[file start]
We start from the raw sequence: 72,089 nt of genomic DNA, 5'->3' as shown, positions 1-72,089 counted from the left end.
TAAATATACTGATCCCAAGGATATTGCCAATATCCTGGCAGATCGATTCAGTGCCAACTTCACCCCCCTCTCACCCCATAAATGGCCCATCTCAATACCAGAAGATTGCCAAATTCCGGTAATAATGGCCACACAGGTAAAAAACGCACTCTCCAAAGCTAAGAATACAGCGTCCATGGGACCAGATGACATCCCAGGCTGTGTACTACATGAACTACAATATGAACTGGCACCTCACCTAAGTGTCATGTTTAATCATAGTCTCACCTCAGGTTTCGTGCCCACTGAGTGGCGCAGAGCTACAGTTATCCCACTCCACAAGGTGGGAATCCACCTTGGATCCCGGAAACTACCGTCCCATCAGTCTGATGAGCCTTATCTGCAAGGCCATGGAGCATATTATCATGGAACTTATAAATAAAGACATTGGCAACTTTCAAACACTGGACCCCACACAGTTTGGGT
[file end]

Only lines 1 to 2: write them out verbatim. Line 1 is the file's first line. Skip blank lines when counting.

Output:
We start from the raw sequence: 72,089 nt of genomic DNA, 5'->3' as shown, positions 1-72,089 counted from the left end.
TAAATATACTGATCCCAAGGATATTGCCAATATCCTGGCAGATCGATTCAGTGCCAACTTCACCCCCCTCTCACCCCATAAATGGCCCATCTCAATACCAGAAGATTGCCAAATTCCGGTAATAATGGCCACACAGGTAAAAAACGCACTCTCCAAAGCTAAGAATACAGCGTCCATGGGACCAGATGACATCCCAGGCTGTGTACTACATGAACTACAATATGAACTGGCACCTCACCTAAGTGTCATGTTTAATCATAGTCTCACCTCAGGTTTCGTGCCCACTGAGTGGCGCAGAGCTACAGTTATCCCACTCCACAAGGTGGGAATCCACCTTGGATCCCGGAAACTACCGTCCCATCAGTCTGATGAGCCTTATCTGCAAGGCCATGGAGCATATTATCATGGAACTTATAAATAAAGACATTGGCAACTTTCAAACACTGGACCCCACACAGTTTGGGT